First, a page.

When a woman walks into a clinic and asks a doctor for a legal termination of her pregnancy, can the doctor refuse to perform the procedure on grounds of religion and personal beliefs? This was one of the most compelling questions raised at IWAC 2013, and one of the greatest dilemmas of our times.
Abortion, unlike other simple and safe medical procedures, it besieged by controversy. And hospitals, which are vital to abortions, are fertile grounds for debates on the morality of termination. Like other people, doctors can be pro-choice or not. But unlike everyone else, the onus of performing this procedures rests on doctors. And what happens if he or she is authorized by the state to perform an abortion, but was brought up to believe that the procedure is wrong?
Dr. SP Choong, ASAP’s Steering Committee chair raised this vital question in the plenary held on the second day of IWAC. He appealed to doctors not to question a woman’s motives, but perform the procedure simply because she asks for it. He then went on to talk about how this divisive politics within the medical community was in fact stigmatizing those who provided abortion, and even putting their lives at risk in some countries like the United States. He said that the only way this could be stopped was by educating the younger generation of doctors, and teaching them to respect what women wanted.
Speaking immediately after Dr. Choong, Dr. Christian Fiala, an advocate and provider from Austria, echoed this belief in his talk on “conscientious objection,” a word that has been appropriated into the abortion debate from talks on war. Conscientious objection is a right given to a conscripted soldier who might not want to participate in the war on religious, cultural or moral grounds. But abortion, he pointed out was not war, but a safe and basic medical procedure that helps women. “If you do not want to perform an abortion, you cannot choose this field of medicine,” he said. “You cannot become a Gynecologist without being prepared to deal with the question of unwanted pregnancy.”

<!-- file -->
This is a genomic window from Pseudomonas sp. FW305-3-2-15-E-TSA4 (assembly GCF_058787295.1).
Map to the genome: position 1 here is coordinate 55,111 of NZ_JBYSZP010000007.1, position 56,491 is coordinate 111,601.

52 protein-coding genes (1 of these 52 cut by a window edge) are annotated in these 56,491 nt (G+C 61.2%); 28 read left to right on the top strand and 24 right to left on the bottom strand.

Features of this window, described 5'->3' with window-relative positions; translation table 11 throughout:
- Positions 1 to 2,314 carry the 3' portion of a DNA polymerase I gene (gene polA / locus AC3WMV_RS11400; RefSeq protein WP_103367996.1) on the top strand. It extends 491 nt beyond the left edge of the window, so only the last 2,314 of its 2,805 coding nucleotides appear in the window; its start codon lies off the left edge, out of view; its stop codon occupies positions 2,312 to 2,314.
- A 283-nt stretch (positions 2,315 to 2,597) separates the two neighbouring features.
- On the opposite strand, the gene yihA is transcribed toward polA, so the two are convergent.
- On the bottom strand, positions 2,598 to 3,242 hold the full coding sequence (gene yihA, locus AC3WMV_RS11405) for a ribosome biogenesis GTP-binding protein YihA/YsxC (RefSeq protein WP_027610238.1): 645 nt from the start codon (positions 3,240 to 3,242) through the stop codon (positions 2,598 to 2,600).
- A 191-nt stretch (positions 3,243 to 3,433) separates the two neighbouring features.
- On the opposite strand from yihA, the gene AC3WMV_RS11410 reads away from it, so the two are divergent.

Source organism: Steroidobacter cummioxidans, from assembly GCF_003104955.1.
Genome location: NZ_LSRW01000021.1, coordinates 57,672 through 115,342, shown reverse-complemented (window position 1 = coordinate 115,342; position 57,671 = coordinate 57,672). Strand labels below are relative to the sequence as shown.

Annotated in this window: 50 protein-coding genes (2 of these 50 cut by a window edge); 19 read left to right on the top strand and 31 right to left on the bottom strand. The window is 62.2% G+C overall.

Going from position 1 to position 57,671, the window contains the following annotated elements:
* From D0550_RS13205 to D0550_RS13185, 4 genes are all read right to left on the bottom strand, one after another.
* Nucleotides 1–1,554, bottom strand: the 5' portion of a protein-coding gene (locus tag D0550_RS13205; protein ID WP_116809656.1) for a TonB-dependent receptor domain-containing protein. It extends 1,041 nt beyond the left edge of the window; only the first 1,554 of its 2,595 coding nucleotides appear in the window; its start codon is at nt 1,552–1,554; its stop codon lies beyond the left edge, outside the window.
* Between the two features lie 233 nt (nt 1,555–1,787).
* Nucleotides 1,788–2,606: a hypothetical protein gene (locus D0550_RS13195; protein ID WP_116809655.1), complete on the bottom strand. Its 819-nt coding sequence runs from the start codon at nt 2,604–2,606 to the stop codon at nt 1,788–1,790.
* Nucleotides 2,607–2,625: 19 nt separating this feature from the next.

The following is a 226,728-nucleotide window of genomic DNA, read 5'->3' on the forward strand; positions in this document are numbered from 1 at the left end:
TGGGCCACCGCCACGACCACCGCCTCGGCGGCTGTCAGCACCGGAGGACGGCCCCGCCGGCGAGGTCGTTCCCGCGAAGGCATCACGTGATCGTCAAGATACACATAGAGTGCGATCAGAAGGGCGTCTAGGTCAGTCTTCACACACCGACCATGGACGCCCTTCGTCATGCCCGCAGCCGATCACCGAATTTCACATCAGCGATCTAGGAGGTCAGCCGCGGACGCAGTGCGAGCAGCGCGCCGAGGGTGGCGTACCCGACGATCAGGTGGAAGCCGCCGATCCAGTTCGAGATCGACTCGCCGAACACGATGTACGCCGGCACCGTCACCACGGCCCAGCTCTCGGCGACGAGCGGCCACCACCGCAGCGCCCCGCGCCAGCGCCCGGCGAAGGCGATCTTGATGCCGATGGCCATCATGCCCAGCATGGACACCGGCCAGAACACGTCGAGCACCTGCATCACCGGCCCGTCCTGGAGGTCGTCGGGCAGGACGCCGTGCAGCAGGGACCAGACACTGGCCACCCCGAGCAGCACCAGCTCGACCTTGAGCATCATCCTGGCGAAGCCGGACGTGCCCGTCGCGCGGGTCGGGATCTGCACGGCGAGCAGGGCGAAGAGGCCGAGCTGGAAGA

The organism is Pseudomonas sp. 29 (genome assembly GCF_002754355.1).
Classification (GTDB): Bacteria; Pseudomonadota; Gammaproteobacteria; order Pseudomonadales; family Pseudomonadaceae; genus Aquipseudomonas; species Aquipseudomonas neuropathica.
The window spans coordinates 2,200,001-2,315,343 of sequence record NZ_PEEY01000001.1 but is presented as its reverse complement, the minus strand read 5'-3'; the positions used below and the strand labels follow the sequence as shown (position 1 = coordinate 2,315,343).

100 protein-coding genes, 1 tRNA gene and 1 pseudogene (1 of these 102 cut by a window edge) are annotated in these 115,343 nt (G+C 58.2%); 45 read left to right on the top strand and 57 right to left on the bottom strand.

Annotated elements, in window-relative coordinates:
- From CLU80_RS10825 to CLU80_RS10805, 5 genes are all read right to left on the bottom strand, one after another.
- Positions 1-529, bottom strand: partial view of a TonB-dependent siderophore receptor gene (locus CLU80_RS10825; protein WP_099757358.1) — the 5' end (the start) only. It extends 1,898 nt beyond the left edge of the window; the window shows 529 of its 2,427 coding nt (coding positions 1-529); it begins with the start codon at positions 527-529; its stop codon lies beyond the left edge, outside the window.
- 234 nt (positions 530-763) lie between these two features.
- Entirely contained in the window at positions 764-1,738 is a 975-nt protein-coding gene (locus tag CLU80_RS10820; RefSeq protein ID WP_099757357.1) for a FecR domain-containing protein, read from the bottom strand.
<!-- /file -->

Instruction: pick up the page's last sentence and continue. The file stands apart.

Prof. Uta Landy of California, USA, who spoke in the Plenary session on the last day of IWAC talked about an option that ObGyn residents are given in the United States. They can choose to “opt-out” of abortion training, but have the opportunity to watch other residents perform this procedure. Additionally they can listen to counseling sessions before and after the procedure. These residents often understood the complex circumstances that make abortion a vital procedure, even if they still refused to perform it themselves. Some of them had decided that they would offer it as an option and refer the woman to a colleague who would provide a safe abortion.
But as a delegate from Ethiopia pointed out in one of the Q&A sessions, this is not really an option in poor African countries, where there is a shortage of trained providers. His concern rings true in several countries in Asia, where conscientious objection — accompanied sometimes by the refusal for a referral — forces women to risk an unsafe abortion or to continue an unwanted pregnancy.
Prof. David Grimes who has been teaching obstetrics in the United States for over three decades thinks that senior doctors can motivate their students to perform abortions by setting an example. “Actions do speak louder than words,” he said in a conversation we had after his enlightening talk on misogyny, “When senior, respected faculty show up in the abortion clinic on a regular basis and provide compassionate, skilled care as a routine part of their practice, it sends a powerful message to the students and residents.”
While the sessions at IWAC were not meant to provide a specific answer to these problems, they did provide a compromise. All doctors must think of it as their moral obligation to refer a woman to a provider even if they do not want to perform the procedure themselves. It is unfortunate if a woman should lose her life over a moral dilemma that takes root in a person’s religious beliefs.